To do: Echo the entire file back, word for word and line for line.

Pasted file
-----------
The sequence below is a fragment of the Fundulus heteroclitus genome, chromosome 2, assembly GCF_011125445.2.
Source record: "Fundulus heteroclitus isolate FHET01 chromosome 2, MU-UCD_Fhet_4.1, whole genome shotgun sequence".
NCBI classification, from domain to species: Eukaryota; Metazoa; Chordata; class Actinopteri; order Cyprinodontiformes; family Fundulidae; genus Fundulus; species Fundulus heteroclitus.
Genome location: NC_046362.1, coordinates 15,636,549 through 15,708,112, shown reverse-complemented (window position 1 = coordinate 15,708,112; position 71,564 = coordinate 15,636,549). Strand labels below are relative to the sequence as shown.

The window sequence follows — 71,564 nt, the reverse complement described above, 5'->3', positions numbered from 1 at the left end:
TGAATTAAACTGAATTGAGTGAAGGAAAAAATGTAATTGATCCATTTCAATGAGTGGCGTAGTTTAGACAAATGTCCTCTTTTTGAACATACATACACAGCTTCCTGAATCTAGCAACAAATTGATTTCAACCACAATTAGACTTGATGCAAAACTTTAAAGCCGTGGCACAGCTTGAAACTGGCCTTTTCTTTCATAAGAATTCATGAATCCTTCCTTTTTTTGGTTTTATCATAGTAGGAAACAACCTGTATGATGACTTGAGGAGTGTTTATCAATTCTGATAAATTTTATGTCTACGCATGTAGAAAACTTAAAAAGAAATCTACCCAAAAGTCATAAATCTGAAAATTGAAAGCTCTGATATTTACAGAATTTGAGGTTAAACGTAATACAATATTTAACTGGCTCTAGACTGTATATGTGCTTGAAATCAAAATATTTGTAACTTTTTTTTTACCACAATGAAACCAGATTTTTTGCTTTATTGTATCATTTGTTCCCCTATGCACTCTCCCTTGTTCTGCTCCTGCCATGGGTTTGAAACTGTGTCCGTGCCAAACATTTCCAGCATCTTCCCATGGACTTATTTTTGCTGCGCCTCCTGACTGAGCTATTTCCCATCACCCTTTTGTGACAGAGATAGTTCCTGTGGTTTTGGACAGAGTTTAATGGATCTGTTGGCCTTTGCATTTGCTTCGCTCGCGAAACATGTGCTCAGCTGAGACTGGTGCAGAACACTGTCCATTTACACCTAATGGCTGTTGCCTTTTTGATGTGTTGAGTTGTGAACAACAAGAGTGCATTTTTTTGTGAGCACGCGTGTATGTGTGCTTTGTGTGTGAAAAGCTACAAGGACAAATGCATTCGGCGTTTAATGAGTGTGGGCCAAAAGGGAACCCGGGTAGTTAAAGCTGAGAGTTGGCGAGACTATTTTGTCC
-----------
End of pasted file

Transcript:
The sequence below is a fragment of the Fundulus heteroclitus genome, chromosome 2, assembly GCF_011125445.2.
Source record: "Fundulus heteroclitus isolate FHET01 chromosome 2, MU-UCD_Fhet_4.1, whole genome shotgun sequence".
NCBI classification, from domain to species: Eukaryota; Metazoa; Chordata; class Actinopteri; order Cyprinodontiformes; family Fundulidae; genus Fundulus; species Fundulus heteroclitus.
Genome location: NC_046362.1, coordinates 15,636,549 through 15,708,112, shown reverse-complemented (window position 1 = coordinate 15,708,112; position 71,564 = coordinate 15,636,549). Strand labels below are relative to the sequence as shown.

The window sequence follows — 71,564 nt, the reverse complement described above, 5'->3', positions numbered from 1 at the left end:
TGAATTAAACTGAATTGAGTGAAGGAAAAAATGTAATTGATCCATTTCAATGAGTGGCGTAGTTTAGACAAATGTCCTCTTTTTGAACATACATACACAGCTTCCTGAATCTAGCAACAAATTGATTTCAACCACAATTAGACTTGATGCAAAACTTTAAAGCCGTGGCACAGCTTGAAACTGGCCTTTTCTTTCATAAGAATTCATGAATCCTTCCTTTTTTTGGTTTTATCATAGTAGGAAACAACCTGTATGATGACTTGAGGAGTGTTTATCAATTCTGATAAATTTTATGTCTACGCATGTAGAAAACTTAAAAAGAAATCTACCCAAAAGTCATAAATCTGAAAATTGAAAGCTCTGATATTTACAGAATTTGAGGTTAAACGTAATACAATATTTAACTGGCTCTAGACTGTATATGTGCTTGAAATCAAAATATTTGTAACTTTTTTTTTACCACAATGAAACCAGATTTTTTGCTTTATTGTATCATTTGTTCCCCTATGCACTCTCCCTTGTTCTGCTCCTGCCATGGGTTTGAAACTGTGTCCGTGCCAAACATTTCCAGCATCTTCCCATGGACTTATTTTTGCTGCGCCTCCTGACTGAGCTATTTCCCATCACCCTTTTGTGACAGAGATAGTTCCTGTGGTTTTGGACAGAGTTTAATGGATCTGTTGGCCTTTGCATTTGCTTCGCTCGCGAAACATGTGCTCAGCTGAGACTGGTGCAGAACACTGTCCATTTACACCTAATGGCTGTTGCCTTTTTGATGTGTTGAGTTGTGAACAACAAGAGTGCATTTTTTTGTGAGCACGCGTGTATGTGTGCTTTGTGTGTGAAAAGCTACAAGGACAAATGCATTCGGCGTTTAATGAGTGTGGGCCAAAAGGGAACCCGGGTAGTTAAAGCTGAGAGTTGGCGAGACTATTTTGTCC